In the introduction to this category I mentioned that you might want to ignore product category and find a supplier using similar production methods. To illustrate this point, I’ll use an example from our business. We had an opportunity to make a small corrugate display which, at the top, had an illuminated sign, like a miniature version of the signs you might see on a storefront or on the inside of a shopping center.  Our team initially started their search by looking for suppliers of illuminated signs, which was a logical first step.  We quickly found, however, that the cost of a real sign was significantly more than our ten-dollar-per-unit budget.  After scratching our heads for a while about how we were going to be able to supply an illuminated, vacuum formed sign for less than ten dollars, we finally hit on the right people to help us: halloween mask manufacturers. Who else would understand both vacuum formed plastic and distortion printing and has a product with a sub-one-dollar manufactured cost? It seems so obvious in hindsight, and it is a lesson that we have learned a number of times over: the “right” manufacturer for your project can often be in what seems, at first, to be an unrelated business.

Make sure the factory is in China

Alibaba has great filters under the “advanced” tab but honestly I usually just add the word “China” to my search terms.  Further to this same tactic, I sometimes try to find factories in close proximity to one another (it makes intra-country logistics easier), so I just add either city (e.g. – Xiamen) or state (e.g. – Jiangsu, Zhejiang, etc) to the search terms. Especially if you are making a trip to China, you’ll want to try to group your factory visits together into geographic areas.

Do some basic research

Unlike factories elsewhere, factories in China are accustomed to customers questioning their existence. Some Alibaba listings will include copies of their China business license, other times a link to the factory website will give more details.  Over time, before you even contact the factory you’ll learn to have a good sense for filtering the real from the vaporware.  As is the case everywhere, many times you’ll find that the firm with the best website has the least impressive factory.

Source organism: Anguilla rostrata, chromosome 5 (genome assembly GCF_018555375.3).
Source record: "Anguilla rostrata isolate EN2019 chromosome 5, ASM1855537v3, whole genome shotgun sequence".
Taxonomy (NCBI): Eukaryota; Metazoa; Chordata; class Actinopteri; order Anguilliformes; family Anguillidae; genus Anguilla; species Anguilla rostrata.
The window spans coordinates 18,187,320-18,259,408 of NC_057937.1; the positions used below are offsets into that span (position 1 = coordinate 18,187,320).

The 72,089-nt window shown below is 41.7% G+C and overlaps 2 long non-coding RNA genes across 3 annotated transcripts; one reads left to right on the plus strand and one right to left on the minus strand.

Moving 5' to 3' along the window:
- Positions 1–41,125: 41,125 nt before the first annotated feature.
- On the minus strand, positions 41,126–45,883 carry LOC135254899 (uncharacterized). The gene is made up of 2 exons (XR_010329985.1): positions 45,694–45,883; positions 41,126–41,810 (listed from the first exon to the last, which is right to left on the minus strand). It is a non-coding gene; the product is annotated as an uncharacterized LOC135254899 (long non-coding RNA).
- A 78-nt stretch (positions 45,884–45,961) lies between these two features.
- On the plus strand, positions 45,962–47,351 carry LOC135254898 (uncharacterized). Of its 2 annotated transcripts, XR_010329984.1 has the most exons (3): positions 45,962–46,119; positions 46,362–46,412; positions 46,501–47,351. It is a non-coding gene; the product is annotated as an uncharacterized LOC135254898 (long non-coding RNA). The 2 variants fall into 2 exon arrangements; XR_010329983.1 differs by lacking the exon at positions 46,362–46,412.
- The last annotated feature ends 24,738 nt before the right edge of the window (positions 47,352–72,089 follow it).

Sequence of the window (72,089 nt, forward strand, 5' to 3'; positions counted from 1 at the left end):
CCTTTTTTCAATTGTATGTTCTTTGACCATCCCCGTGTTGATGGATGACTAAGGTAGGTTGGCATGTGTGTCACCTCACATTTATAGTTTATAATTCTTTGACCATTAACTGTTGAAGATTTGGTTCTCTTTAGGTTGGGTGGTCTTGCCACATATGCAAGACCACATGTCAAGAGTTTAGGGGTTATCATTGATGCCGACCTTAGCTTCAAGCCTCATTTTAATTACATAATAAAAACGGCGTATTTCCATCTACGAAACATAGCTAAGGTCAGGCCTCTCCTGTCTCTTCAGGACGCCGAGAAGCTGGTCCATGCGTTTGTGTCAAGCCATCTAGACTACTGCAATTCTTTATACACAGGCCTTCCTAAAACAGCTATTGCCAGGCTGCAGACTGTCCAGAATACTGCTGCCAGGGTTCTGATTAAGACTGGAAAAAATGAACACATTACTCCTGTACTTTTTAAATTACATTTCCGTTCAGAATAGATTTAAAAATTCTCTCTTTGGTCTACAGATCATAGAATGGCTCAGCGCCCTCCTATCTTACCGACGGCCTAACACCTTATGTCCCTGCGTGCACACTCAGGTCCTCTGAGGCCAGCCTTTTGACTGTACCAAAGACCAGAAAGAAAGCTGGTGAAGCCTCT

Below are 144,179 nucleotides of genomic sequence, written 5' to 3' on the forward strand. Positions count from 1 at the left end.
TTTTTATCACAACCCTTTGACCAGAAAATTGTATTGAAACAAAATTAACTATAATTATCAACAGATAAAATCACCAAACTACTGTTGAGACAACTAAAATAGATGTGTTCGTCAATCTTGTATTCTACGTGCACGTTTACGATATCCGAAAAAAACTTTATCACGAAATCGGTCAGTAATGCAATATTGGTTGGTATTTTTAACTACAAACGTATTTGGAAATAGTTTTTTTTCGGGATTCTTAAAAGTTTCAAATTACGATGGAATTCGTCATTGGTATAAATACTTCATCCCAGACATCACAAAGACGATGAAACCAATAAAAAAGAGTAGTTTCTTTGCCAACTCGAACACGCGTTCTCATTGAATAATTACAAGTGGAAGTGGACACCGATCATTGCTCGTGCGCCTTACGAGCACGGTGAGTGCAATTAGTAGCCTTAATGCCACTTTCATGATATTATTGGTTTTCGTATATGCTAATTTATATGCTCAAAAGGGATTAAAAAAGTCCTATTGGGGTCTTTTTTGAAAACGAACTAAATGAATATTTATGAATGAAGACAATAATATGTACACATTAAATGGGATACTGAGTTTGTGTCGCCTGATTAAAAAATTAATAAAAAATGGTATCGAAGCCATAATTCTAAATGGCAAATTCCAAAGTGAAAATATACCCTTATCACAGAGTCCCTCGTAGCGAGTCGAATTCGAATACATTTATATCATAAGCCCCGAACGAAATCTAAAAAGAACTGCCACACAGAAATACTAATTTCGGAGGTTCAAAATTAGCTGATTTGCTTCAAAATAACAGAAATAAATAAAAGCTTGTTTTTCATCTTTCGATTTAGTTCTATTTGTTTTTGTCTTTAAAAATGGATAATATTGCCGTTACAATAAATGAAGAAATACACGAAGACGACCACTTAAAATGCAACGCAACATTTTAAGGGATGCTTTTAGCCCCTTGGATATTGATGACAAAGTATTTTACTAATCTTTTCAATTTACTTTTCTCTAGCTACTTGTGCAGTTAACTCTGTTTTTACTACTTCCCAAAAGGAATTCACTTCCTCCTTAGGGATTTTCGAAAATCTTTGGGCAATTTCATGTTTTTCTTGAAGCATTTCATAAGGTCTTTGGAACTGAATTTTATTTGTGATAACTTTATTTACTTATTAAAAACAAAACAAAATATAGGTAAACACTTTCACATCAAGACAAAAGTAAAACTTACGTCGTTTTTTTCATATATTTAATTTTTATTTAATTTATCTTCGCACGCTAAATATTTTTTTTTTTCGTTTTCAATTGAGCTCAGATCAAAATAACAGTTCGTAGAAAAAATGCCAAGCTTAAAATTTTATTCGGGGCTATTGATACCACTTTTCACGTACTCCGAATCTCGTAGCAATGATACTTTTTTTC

Step 2: Establish Contact

Once you have a short list of suppliers to contact, you’ll want to reach out to discuss your needs or get some quotations to set a benchmark for pricing.  I’ve personally had a lot more luck making my first contact using the built in messaging system in Alibaba, as compared to email or phone calls. There’s a downloadable app or you can chat right inside of most browsers, plus Alibaba has a great mobile app that allows you to easily chat with suppliers.  This is especially beneficial since China has a significant time difference with the US and Europe and I often find myself chatting with suppliers after standard business hours.

Calling China is relatively easy, although it is worth calling your phone company first to make sure your calling plan includes a reasonable rate to China; for about $5 per month my AT&T wireless account includes a super-cheap rate to China.

Lastly, be sure to download and signup for a Wechat account.  Chinese chat app Weixin (or “Wechat” in the US App Store) is absolutely dominating the market for communication in China; you would be hard pressed find a Chinese person that does not have this app on their phone.  As a result of the popularity of WeChat, the need to have a local Chinese number has been greatly reduced. You can use Wechat to chat, as well as make audio and video calls.  (I gave some hints about this in a related article). Wechat is super easy to use, and is available in just about every language.  Wechat contacts are exchanged using QR codes.  A good tutorial is here.

Step 3: Start with what they know